If the Moment of Relapse Were a Rose….

Eight names for the Wishful Moment of Relapse:

The original “Joe and Charlie” tapes posited that Bill W. hated to use the same words for the same thing more than once.  How many spirited AA discussions of the difference between “shortcomings” and ‘defects of character” would never have happened without this stylistic preference?  “Moral inventory?” “Exact nature of our wrongs?”  Are these not four ways of saying the same thing, different pointers to the same object? And he appears to have been no less averse to repetition when  discussing the most critical moment in the life of an alcoholic, deciding to take that first drink.

Chapter two refers to (1) “that old threadbare idea.”  What idea?  That somehow, some way, he will “control and enjoy his drinking.”  This is also referred to as (2) “the great obsession.”  Chapter three brings us three relapses and an analogy.  The first relapse, twenty-five years after quitting for the sake of financial ambition, reports  (3) “that peculiar mental twist,” of that doomed man who thinks he will now be able to control and enjoy his drinking. The second relapse example, abetted by milk in the whiskey and  food in the stomach, is evaluated as (4) “plain insanity.”  Just for good measure, this thinking is further labeled as a (5) “curious mental phenomenon.” Before moving on the jaywalker analogy, the original authors concede that there is another way to make the decision to pick up that first drink, christening this as the “deliberate” relapse – what I have been calling the “expletive” relapse.  They distinguish it from the aforementioned (by five other names!) (6!) “casual” relapse. Then we get to the jaywalker, whose similarity to the alcoholic repeatedly picking up the first drink leads to the observation that the alcoholic is (7) “strangely insane” in this repeated decision/action. The third relapse illustration falls on a man who had been Twelve-Stepped by Bill and Bob, specifically warned about this alcoholic thinking at the moment of picking up the first drink.  Utterly confident he will do no such thing, now that he knows, this man’s decision to do it yet again earns the title of  (8) “strange mental blank spots.”  That gives us, at least, eight different ways of referring to the same thoughts at the same moment, leading to the same fateful action.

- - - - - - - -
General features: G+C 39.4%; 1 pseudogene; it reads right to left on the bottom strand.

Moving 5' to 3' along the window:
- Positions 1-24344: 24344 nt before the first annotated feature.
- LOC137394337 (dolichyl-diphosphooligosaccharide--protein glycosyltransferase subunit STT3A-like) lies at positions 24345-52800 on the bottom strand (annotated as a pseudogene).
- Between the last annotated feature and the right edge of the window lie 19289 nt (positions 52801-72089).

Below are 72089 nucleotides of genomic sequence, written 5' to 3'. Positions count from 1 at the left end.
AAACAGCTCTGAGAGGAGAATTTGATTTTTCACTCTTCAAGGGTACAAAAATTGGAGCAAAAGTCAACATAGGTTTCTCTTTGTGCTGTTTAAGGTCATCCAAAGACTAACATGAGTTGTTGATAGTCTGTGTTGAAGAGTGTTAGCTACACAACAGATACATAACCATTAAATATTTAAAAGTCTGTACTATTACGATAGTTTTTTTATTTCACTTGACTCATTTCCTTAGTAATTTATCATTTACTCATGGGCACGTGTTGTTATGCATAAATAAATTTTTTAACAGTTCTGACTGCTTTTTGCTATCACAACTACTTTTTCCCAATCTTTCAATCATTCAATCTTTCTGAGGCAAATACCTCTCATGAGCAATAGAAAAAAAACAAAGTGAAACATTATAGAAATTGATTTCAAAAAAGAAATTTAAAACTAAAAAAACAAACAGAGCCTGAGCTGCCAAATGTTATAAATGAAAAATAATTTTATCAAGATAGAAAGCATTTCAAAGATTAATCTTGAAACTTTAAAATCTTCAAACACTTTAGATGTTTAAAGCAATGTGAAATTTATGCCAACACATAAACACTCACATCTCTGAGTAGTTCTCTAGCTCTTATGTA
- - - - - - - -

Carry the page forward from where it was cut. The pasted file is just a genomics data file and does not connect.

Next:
But there is an exception that proves Bill W’s no-repeat rule.  On page 92, the Twelve Step instructions are clear and specific:  Be sure and talk to the newcomer about “the peculiar  mental twist” before the first drink.  The instruction is repeated twice; the phrase, only once.   Must have killed Bill to do even that much!

 

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